The Original American Malcontent

Experience hath shewn, that even under the best forms of government those entrusted with power have, in time, and by slow operations, perverted it into tyranny.

Tuesday, June 14, 2005

FCC Now Willing To Listen To The People?

Cross-posted from Disenfranchised by the Left

I have to thank Amy for bringing this issue to my attention, this is a victory and it appears that those in the FCC are now more than willing to uphold the guidelines of the third circuits decision not to loosen restrictions on monopoly ownership, however we still need to tighten the belt and reduce the number of outlets currently owned.


Washington, DC -- Federal Communications Commission Chairman Kevin Martin today responded to the U.S. Supreme Court’s decision to deny the requests to review the Third Circuit Court of Appeals decision on the FCC’s media ownership rules with the following statement:

“I am now looking forward to working with all of my colleagues as we reevaluate our media ownership rules consistent with the Third Circuit’s guidance and our statutory obligations.”

Here’s a site that has the current regulations broken down – you won’t find it on the FCC site, they transfer you to a very unweildly government code page – ick. http://www.democraticmedia.org/issues/mediaownership/chart.html

The Third Circuit Rulings:
The court rejected the FCC's rule changes which allowed for "cross-ownership" of newspapers and broadcast stations, and the concentration of broadcast ownership, in local markets. Together, these rules would have allowed one company to own three TV stations, 8 radio stations, and the monopoly newspaper in a single market.
The court took aim at the FCC's faulty methodology, including the so-called "diversity index", used by the agency to measure the influence of different kinds of media on local communities.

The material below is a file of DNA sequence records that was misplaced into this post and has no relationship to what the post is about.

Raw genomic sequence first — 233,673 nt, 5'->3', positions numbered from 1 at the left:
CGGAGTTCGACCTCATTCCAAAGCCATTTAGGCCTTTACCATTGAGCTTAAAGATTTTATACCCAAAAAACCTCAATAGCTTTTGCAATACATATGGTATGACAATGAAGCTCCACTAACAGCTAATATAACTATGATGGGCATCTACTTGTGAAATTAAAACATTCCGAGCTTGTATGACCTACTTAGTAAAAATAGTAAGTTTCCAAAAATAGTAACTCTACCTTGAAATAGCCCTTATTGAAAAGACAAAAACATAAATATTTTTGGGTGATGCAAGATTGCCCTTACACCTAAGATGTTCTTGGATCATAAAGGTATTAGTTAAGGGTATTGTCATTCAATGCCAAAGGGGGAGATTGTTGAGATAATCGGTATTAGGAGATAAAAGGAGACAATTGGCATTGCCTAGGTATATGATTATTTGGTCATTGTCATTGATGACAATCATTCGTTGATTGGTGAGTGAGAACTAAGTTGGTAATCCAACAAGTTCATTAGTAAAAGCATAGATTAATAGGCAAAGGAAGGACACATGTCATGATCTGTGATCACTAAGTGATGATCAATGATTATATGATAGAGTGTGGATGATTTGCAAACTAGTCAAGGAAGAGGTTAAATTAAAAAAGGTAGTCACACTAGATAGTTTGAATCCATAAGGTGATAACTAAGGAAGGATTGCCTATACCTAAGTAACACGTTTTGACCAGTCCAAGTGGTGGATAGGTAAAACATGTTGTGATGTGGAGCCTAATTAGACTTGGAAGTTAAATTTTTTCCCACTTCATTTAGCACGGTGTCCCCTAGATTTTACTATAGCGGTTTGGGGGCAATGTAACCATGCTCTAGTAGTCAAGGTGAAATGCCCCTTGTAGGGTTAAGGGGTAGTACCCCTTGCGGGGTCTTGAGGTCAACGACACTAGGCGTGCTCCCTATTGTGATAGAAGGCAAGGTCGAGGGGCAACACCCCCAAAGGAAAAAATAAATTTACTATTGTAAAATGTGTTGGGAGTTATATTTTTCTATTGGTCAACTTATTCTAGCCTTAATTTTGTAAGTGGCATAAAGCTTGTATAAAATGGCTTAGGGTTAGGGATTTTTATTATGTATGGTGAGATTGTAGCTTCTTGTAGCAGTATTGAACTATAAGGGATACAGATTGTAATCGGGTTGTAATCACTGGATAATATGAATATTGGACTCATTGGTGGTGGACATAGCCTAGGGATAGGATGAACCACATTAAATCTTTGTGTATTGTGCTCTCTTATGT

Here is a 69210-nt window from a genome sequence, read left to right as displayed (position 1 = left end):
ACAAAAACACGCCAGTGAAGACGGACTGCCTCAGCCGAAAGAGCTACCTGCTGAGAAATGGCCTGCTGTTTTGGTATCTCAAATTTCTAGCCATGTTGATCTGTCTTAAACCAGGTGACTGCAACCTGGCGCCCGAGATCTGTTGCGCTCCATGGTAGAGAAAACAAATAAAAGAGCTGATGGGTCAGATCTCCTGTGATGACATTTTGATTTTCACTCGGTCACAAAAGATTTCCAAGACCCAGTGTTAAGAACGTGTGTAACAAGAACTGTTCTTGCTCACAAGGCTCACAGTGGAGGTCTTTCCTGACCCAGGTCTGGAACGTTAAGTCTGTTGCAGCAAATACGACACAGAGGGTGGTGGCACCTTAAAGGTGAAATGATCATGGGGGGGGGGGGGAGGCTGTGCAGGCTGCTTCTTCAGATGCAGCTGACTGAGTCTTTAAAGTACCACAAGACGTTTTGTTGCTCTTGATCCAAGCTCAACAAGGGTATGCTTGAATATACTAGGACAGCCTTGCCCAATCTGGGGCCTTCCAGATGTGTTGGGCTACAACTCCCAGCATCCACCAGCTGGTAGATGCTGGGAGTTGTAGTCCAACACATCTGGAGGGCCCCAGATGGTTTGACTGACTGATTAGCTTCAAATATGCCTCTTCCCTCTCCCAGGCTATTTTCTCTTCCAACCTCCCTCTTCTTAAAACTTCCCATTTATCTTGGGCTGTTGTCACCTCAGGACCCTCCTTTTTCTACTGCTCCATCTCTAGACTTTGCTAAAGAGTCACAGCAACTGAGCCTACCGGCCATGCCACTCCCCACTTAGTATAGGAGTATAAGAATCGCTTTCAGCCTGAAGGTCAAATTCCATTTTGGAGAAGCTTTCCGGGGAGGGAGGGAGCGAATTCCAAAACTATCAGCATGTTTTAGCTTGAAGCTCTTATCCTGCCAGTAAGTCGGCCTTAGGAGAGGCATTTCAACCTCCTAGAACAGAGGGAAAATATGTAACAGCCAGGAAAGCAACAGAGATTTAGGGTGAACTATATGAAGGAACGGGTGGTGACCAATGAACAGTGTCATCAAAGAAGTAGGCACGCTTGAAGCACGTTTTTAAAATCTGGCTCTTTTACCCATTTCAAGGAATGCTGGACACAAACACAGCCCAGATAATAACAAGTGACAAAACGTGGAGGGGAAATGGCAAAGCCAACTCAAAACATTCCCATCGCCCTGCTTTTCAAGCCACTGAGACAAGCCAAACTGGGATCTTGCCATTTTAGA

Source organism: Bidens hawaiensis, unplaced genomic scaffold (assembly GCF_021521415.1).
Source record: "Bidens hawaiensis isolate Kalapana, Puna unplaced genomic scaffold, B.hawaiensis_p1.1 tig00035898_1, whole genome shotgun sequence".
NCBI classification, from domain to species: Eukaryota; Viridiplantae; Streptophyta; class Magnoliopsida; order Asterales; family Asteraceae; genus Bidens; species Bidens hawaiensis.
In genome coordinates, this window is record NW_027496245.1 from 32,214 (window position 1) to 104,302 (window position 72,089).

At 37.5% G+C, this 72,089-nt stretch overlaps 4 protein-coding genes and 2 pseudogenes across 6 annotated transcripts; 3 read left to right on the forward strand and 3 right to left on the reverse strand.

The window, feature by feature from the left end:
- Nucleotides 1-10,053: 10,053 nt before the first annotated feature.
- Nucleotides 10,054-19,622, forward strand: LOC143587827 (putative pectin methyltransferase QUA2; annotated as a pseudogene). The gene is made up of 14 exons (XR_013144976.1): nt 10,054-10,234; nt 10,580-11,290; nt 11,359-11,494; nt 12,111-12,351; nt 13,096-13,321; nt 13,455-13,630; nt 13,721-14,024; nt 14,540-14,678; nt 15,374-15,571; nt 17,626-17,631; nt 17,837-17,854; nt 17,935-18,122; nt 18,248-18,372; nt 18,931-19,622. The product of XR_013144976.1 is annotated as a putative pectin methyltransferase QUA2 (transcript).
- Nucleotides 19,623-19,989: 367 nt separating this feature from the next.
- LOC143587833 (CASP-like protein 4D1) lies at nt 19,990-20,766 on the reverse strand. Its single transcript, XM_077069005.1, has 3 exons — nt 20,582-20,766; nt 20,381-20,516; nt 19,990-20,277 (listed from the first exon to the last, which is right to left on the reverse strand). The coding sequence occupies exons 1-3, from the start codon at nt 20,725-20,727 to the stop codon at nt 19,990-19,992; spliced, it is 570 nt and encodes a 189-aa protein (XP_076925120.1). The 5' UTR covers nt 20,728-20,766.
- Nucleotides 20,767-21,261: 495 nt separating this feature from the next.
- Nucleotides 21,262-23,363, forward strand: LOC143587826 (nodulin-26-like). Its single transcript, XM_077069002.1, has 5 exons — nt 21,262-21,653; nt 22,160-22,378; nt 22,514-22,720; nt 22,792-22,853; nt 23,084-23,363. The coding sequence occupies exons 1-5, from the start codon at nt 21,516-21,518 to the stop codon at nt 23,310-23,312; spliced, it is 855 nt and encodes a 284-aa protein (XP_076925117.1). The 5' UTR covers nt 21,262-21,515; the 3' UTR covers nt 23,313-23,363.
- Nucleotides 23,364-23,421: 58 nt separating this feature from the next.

Critically, the court also rejected the FCC's claim that ownership limits should be removed unless evidence could be shown to warrant their staying in place. The court instead placed the burden of proof on the FCC, stating that unless sufficient evidence can be shown to warrant their removal, media ownership limits should be kept in place.

FCC Commissioner Michael Copps Comments
“The ball is clearly back in the Commission’s court. The FCC has a fresh opportunity now to come up with a set of rules to encourage localism, competition, and diversity in our media. If we work together, conduct outreach to engage the American people, and gather a more complete record, I am confident of our ability to craft rules that will withstand judicial scrutiny and the scrutiny of the American people. I am ready to roll up my sleeves and work with my colleagues to get the job done.”

FCC Commisioner Jonathan Adlesteins Comments

“This decision is a rare victory for the public over some of the most powerful corporations in America. The American public is concerned about concentration in the media, and our court system has rightly responded. The court’s decision puts the issue of media consolidation right back in the FCC’s hands and gives us an opportunity for a fresh start, so we better get it right this time. We need to be very careful because once we allow greater media concentration, we can’t put the toothpaste back in the tube. We can’t let a handful of media giants dominate the discourse in any community.

Learning from the backlash against the rules last time, we now need to involve the public and Congress more fully in our deliberations. We need to hold public hearings across the country, and call for more studies from experts and academics. I look forward to working with Chairman Martin and all of my colleagues on a bipartisan basis to fix the rules so they comply with the court order. We need a comprehensive response that recognizes our media ownership rules work together to prevent a single owner from gaining too much control over what the American people see, hear and read.”
See, public outcry does work - keep bitching!

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